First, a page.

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Wednesday, May 7, 2008

If a cladogram falls in a forest and no one's there to hear it, does it still annoy a creationist?

In my last post, I pointed out that there were some things that are unknowable to science.

But since science is the best way to know anything (that can't be directly experienced), it might be useful for me to talk about why this is the case.

In cladistics, phylogenetic diagrams are displayed with taxa along one side in row, with their connecting branches (clado == branch) with their relationships revealed deeper in the diagram:

(A, B, C, D, and E can all be species or more inclusive groups.)

You'll notice, however, that no cladogram ever shows B evolving directly from A:

This diagram is completely invalid if A is supposed to be a specific organism (as opposed to a group not represented by a single organism). There is no way to show A is the direct ancestor of B or C for fossils.

If B and C appear both slightly derived from A, this really gives no insight as to which of the three is the true ancestor (assuming, of course, the true ancestor is present--it may not even be under consideration. All three may have had an ancestor which is unknown in the fossil record known at the time this cladogram was "generated").

Features are derived and lost all the time in organisms--recursions happen frequently in evolution, and often, even which organism is oldest offers little insight into the matter, since the entire extent of any given population is not something that is preserved in the fossil record (from beginning to end--or good enough to qualify for knowing the temporal occupation of a given species).

More to the point, a cladogram is a hypothesis--a testable statement of organisms' relationships. Producing a cladogram that suggests a true ancestor has no value because it is unfalsifiable. (Maybe it's true, but how can you evaluate if it is or not?)

The problem can be illustrated pretty well (I think) by this analogy:

Say I have two boxes. And I have two different pieces of paper which go into each into a box. So I cart the lot to the darkroom and--blindfolded, yet--put one piece of paper into a box, and the other into the other.

Outside the darkroom, I'm confronted with not knowing which piece of paper went into which box first.

And there really is no way to determine which box got its paper earlier thant the other. The event happened. And it happened without an observer being present. And there is just no way to know which got what earlier than the other. And that is what unknowable means.

Now, is this conundrum of who speciates what really a problem? Not really. Not being able to talk about ancestry at this level of detail isn't a problem, because inductively it is known that parents have children, and children also become parents, and this is true for populations like species as well.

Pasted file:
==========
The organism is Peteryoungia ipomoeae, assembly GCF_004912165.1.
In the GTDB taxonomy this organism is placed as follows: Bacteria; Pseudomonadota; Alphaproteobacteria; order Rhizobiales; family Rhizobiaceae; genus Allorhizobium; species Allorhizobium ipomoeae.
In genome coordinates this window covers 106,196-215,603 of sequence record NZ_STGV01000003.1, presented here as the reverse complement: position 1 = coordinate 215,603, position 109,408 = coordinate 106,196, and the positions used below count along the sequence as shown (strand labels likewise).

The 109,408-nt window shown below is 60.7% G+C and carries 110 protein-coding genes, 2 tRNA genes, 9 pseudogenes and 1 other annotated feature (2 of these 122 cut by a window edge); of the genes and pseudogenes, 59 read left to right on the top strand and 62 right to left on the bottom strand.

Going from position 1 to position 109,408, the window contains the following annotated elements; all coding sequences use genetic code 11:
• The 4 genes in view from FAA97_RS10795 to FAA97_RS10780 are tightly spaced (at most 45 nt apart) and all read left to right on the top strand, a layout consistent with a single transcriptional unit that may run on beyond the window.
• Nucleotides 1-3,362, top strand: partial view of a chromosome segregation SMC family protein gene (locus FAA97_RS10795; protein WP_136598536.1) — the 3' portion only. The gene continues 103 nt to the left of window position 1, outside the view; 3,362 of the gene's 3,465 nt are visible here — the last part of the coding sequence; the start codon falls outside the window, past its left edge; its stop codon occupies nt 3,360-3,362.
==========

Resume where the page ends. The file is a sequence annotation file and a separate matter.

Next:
1 comment:

Zach said...

Hmmm...interesting box analogy, sir. Common ancestors are never knowable because, honestly, they don't exist in the knowable sense. Is Archaeopteryx an ancestor, or a sidebranch? Well, it's both. Every species on Earth is simultaneously a transitional form AND a final endpoint. Get two animals in the same room, and I can tell you something about their ancestor. I cannot identify that ancestor, but I can tell you how those two animals are related, and which is more basal than the other, given those ancestral characteristics.

Look at my geckos. I have leopard geckos and a wonder gecko. Both burrowing geckos with basal foot morphology. They share many derived characters, but is one ancestral to the other? Probably not. Do they share a recent common ancestor? Sure. Are they more related to each other than either one is to, say, wall-climbing geckos? That's harder to tease out.

The basal foot morphology suggests that both leopards and frog-eyes are early side-branches of gecko evolution, closer to the ancestral squamate than tokay and skunk geckos. Leopard geckos have eyelids, but the frog-eye does not. What does that mean? Does it mean that leopard geckos are the basalmost geckos, while wonder geckos are closer to "true" geckos? Or did leopard geckos regain their eyelids to deal with sandstorms? Both scenarios make sense.

I'm rambling, but the point is you can never actually know. I can generate several potential phylogenetic trees linking leopards, frog-eyes, and wall-crawlers together in various combinations, but those combinations are based solely on anatomical evidence. More evidence can get you closer to the truth, but you will never have ALL the evidence.

So I agree with you.